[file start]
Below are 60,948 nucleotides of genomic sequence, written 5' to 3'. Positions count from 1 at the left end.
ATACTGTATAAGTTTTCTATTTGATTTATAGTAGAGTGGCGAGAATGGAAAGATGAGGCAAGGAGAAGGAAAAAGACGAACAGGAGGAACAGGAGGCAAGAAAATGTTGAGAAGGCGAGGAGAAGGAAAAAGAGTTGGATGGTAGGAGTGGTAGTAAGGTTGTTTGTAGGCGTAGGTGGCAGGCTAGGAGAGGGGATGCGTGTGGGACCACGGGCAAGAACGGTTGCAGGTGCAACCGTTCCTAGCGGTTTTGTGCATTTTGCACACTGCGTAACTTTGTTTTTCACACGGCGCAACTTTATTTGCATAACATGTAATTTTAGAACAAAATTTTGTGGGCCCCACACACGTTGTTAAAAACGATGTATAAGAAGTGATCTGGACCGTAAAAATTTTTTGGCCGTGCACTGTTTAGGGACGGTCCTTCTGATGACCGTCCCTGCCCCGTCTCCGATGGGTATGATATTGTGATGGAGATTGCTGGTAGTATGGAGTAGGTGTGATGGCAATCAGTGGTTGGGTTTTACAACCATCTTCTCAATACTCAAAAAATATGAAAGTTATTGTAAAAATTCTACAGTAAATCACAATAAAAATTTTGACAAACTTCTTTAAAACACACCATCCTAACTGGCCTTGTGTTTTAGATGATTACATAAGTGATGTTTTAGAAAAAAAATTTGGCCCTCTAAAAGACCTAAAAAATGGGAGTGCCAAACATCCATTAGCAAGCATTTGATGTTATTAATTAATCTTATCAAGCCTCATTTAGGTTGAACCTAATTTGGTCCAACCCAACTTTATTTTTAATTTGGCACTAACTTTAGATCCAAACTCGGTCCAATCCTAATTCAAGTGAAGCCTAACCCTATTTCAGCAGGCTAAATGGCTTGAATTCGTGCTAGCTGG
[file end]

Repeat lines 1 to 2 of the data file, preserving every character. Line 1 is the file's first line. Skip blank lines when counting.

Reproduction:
Below are 60,948 nucleotides of genomic sequence, written 5' to 3'. Positions count from 1 at the left end.
ATACTGTATAAGTTTTCTATTTGATTTATAGTAGAGTGGCGAGAATGGAAAGATGAGGCAAGGAGAAGGAAAAAGACGAACAGGAGGAACAGGAGGCAAGAAAATGTTGAGAAGGCGAGGAGAAGGAAAAAGAGTTGGATGGTAGGAGTGGTAGTAAGGTTGTTTGTAGGCGTAGGTGGCAGGCTAGGAGAGGGGATGCGTGTGGGACCACGGGCAAGAACGGTTGCAGGTGCAACCGTTCCTAGCGGTTTTGTGCATTTTGCACACTGCGTAACTTTGTTTTTCACACGGCGCAACTTTATTTGCATAACATGTAATTTTAGAACAAAATTTTGTGGGCCCCACACACGTTGTTAAAAACGATGTATAAGAAGTGATCTGGACCGTAAAAATTTTTTGGCCGTGCACTGTTTAGGGACGGTCCTTCTGATGACCGTCCCTGCCCCGTCTCCGATGGGTATGATATTGTGATGGAGATTGCTGGTAGTATGGAGTAGGTGTGATGGCAATCAGTGGTTGGGTTTTACAACCATCTTCTCAATACTCAAAAAATATGAAAGTTATTGTAAAAATTCTACAGTAAATCACAATAAAAATTTTGACAAACTTCTTTAAAACACACCATCCTAACTGGCCTTGTGTTTTAGATGATTACATAAGTGATGTTTTAGAAAAAAAATTTGGCCCTCTAAAAGACCTAAAAAATGGGAGTGCCAAACATCCATTAGCAAGCATTTGATGTTATTAATTAATCTTATCAAGCCTCATTTAGGTTGAACCTAATTTGGTCCAACCCAACTTTATTTTTAATTTGGCACTAACTTTAGATCCAAACTCGGTCCAATCCTAATTCAAGTGAAGCCTAACCCTATTTCAGCAGGCTAAATGGCTTGAATTCGTGCTAGCTGG